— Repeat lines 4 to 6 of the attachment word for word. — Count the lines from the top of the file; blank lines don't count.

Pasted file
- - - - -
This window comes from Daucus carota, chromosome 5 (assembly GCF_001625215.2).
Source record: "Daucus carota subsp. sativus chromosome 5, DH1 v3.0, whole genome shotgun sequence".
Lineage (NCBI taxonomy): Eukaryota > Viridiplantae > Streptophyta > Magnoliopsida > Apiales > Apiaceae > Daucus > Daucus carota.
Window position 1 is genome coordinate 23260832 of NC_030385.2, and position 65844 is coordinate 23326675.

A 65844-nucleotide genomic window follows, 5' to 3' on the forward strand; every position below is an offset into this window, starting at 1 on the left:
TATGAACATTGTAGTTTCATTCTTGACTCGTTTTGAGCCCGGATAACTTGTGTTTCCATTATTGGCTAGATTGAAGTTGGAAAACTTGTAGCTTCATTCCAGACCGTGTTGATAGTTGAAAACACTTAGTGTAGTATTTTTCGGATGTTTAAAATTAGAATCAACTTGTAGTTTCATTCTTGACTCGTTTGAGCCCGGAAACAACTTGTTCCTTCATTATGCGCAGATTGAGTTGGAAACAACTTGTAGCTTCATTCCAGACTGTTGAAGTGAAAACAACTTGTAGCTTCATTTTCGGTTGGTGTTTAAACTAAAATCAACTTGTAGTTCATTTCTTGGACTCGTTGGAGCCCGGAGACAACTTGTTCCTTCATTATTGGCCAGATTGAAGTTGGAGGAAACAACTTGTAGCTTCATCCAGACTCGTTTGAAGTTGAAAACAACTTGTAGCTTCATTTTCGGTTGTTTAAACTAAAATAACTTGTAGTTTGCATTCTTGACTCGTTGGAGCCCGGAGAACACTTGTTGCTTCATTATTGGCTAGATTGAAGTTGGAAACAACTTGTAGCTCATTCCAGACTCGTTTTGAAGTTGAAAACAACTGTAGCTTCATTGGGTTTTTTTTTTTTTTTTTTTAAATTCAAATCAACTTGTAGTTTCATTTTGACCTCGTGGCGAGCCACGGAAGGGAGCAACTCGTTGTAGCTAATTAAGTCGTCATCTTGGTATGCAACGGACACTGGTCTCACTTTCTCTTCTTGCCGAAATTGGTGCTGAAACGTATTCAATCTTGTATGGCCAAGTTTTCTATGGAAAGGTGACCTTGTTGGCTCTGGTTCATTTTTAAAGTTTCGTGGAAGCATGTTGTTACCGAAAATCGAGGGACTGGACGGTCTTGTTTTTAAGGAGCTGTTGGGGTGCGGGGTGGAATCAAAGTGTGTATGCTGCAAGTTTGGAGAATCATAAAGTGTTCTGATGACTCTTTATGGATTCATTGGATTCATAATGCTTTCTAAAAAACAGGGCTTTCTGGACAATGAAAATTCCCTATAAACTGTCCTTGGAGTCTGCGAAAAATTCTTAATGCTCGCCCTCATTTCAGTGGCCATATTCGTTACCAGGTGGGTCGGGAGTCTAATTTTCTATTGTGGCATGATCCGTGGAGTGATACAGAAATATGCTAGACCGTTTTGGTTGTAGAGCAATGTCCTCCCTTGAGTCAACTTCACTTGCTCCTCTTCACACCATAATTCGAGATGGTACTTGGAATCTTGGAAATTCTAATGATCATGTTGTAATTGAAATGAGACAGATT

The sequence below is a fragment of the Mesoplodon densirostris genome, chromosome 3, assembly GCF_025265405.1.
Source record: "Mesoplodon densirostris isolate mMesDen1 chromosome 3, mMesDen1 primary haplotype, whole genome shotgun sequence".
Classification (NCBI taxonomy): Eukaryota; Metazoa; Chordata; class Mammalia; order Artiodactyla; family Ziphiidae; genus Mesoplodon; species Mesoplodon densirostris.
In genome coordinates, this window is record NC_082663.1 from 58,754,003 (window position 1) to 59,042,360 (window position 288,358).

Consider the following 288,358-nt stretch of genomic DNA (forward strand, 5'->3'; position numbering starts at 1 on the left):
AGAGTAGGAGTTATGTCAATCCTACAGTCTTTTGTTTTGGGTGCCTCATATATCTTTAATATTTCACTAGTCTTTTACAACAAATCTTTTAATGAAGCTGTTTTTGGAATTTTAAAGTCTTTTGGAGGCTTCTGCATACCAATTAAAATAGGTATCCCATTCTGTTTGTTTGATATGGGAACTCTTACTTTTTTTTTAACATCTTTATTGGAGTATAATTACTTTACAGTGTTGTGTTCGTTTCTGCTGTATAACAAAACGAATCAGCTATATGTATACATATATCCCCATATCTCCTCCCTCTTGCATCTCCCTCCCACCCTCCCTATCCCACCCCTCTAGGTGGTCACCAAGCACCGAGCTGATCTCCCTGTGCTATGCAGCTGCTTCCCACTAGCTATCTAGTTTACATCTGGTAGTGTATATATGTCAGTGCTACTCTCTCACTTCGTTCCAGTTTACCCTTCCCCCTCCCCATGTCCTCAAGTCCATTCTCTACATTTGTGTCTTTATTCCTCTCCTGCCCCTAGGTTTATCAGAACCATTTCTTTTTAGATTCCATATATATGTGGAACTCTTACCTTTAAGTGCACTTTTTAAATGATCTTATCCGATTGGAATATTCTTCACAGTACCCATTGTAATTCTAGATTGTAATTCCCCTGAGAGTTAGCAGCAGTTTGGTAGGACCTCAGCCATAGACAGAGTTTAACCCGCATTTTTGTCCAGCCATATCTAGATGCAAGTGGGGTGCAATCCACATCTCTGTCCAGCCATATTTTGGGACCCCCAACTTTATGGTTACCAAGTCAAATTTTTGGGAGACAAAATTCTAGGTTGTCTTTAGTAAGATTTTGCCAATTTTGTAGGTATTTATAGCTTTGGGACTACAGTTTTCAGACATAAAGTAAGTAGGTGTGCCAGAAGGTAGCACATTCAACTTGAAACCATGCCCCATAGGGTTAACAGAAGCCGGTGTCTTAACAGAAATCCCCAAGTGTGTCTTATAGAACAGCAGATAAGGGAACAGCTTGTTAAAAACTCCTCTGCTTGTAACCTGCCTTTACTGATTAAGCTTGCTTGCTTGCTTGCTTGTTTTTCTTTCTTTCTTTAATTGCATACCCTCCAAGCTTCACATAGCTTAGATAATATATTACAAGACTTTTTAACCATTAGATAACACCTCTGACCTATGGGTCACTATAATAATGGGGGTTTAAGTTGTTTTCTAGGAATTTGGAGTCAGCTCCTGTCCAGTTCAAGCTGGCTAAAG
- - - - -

Window position 1 is genome coordinate 23260832 of NC_030385.2, and position 65844 is coordinate 23326675.

A 65844-nucleotide genomic window follows, 5' to 3' on the forward strand; every position below is an offset into this window, starting at 1 on the left:
TATGAACATTGTAGTTTCATTCTTGACTCGTTTTGAGCCCGGATAACTTGTGTTTCCATTATTGGCTAGATTGAAGTTGGAAAACTTGTAGCTTCATTCCAGACCGTGTTGATAGTTGAAAACACTTAGTGTAGTATTTTTCGGATGTTTAAAATTAGAATCAACTTGTAGTTTCATTCTTGACTCGTTTGAGCCCGGAAACAACTTGTTCCTTCATTATGCGCAGATTGAGTTGGAAACAACTTGTAGCTTCATTCCAGACTGTTGAAGTGAAAACAACTTGTAGCTTCATTTTCGGTTGGTGTTTAAACTAAAATCAACTTGTAGTTCATTTCTTGGACTCGTTGGAGCCCGGAGACAACTTGTTCCTTCATTATTGGCCAGATTGAAGTTGGAGGAAACAACTTGTAGCTTCATCCAGACTCGTTTGAAGTTGAAAACAACTTGTAGCTTCATTTTCGGTTGTTTAAACTAAAATAACTTGTAGTTTGCATTCTTGACTCGTTGGAGCCCGGAGAACACTTGTTGCTTCATTATTGGCTAGATTGAAGTTGGAAACAACTTGTAGCTCATTCCAGACTCGTTTTGAAGTTGAAAACAACTGTAGCTTCATTGGGTTTTTTTTTTTTTTTTTTTAAATTCAAATCAACTTGTAGTTTCATTTTGACCTCGTGGCGAGCCACGGAAGGGAGCAACTCGTTGTAGCTAATTAAGTCGTCATCTTGGTATGCAACGGACACTGGTCTCACTTTCTCTTCTTGCCGAAATTGGTGCTGAAACGTATTCAATCTTGTATGGCCAAGTTTTCTATGGAAAGGTGACCTTGTTGGCTCTGGTTCATTTTTAAAGTTTCGTGGAAGCATGTTGTTACCGAAAATCGAGGGACTGGACGGTCTTGTTTTTAAGGAGCTGTTGGGGTGCGGGGTGGAATCAAAGTGTGTATGCTGCAAGTTTGGAGAATCATAAAGTGTTCTGATGACTCTTTATGGATTCATTGGATTCATAATGCTTTCTAAAAAACAGGGCTTTCTGGACAATGAAAATTCCCTATAAACTGTCCTTGGAGTCTGCGAAAAATTCTTAATGCTCGCCCTCATTTCAGTGGCCATATTCGTTACCAGGTGGGTCGGGAGTCTAATTTTCTATTGTGGCATGATCCGTGGAGTGATACAGAAATATGCTAGACCGTTTTGGTTGTAGAGCAATGTCCTCCCTTGAGTCAACTTCACTTGCTCCTCTTCACACCATAATTCGAGATGGTACTTGGAATCTTGGAAATTCTAATGATCATGTTGTAATTGAAATGAGACAGATT